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SCIENTISTS involved in a ground-breaking COVID-19 genetic research study are urgently asking people across Wales who caught the virus to donate a small amount of blood to their project.

To help encourage as many people as possible to join the study, volunteers are now able to quickly and easily book an appointment for a nurse to visit their home and donate a sample.

The unique GenOMICC COVID-19 Study, which is being delivered in Wales through Health and Care Research Wales, analyses the genes of people who have had the virus to discover why some experienced mild or no symptoms while others became extremely ill. The study is already contributing to the fight again COVID, with preliminary results helping identify possible new treatments.

study open to anyone who caught COVID but didn’t need hospital treatment

However, for the study to continue to make progress, the scientists urgently need to recruit 2,500 more people from all backgrounds. Along with seeking the help of members of Asian and Black communities, they’re also keen for more men to volunteer.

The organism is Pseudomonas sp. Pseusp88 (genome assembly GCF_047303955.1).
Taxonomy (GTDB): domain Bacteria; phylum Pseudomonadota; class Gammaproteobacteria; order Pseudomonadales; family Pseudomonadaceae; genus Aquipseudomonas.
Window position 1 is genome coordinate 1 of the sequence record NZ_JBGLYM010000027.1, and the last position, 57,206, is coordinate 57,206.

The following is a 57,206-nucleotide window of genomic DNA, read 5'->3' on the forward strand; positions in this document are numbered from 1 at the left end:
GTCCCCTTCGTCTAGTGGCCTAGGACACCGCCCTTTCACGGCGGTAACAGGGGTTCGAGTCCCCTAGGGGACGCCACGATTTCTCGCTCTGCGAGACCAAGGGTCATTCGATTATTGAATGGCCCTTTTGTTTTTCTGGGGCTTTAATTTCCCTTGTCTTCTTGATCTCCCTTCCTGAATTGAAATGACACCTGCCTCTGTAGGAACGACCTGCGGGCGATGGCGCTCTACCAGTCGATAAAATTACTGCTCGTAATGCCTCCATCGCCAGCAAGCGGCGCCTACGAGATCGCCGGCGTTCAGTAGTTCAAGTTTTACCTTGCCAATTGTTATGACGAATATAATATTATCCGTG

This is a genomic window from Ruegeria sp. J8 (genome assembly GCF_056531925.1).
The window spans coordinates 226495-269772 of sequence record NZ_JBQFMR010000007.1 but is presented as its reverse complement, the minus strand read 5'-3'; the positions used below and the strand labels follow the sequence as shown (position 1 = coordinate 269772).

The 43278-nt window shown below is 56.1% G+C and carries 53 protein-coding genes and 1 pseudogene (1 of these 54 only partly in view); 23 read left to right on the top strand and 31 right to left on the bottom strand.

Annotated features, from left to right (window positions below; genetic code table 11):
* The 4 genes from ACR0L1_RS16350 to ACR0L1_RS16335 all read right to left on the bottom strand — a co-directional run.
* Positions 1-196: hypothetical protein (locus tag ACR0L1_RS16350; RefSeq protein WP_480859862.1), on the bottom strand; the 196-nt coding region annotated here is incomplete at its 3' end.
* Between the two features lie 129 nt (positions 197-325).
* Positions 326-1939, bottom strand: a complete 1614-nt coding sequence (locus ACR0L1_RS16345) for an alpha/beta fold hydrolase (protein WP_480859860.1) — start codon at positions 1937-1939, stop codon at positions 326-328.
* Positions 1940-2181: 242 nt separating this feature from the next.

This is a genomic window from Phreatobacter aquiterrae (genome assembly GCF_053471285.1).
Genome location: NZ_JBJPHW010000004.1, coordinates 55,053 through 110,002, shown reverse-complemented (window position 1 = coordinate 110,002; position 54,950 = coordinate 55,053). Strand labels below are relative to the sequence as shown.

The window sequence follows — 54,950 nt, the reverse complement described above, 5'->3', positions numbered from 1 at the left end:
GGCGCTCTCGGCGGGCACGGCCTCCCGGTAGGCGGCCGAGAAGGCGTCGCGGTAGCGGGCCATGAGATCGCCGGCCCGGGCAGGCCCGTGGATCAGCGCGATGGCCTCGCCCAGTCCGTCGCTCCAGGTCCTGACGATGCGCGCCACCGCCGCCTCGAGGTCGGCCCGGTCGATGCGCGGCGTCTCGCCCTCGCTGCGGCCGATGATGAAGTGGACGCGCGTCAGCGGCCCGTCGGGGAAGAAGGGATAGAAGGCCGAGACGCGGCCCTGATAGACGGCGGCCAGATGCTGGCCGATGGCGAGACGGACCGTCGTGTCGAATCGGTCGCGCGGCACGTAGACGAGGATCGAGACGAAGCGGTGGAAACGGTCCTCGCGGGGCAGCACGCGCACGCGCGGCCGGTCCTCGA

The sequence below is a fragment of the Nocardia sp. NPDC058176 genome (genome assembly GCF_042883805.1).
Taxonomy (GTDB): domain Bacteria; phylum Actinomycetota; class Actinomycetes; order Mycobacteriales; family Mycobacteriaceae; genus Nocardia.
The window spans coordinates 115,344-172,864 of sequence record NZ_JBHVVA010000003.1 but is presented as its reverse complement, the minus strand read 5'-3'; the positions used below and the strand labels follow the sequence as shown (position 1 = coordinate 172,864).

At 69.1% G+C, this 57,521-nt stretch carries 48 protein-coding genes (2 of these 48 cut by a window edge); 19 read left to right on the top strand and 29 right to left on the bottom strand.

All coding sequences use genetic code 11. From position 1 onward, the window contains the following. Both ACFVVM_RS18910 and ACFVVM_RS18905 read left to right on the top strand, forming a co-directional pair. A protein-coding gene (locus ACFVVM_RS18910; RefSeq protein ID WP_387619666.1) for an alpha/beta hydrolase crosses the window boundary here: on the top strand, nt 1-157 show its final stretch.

The home appointment system has already proved popular when the scheme was launched in Scotland and Bradford earlier this year – and with lockdown restrictions beginning to be eased in Wales, organisers are hoping for a similar response from people across the country.

“This study has one key objective – to help us understand why COVID-19 has impacted different groups in different ways,” said Dr Matt Morgan, Consultant in Intensive Care Medicine at the University Hospital of Wales and Specialty Lead for Critical Care at Health and Care Research Wales.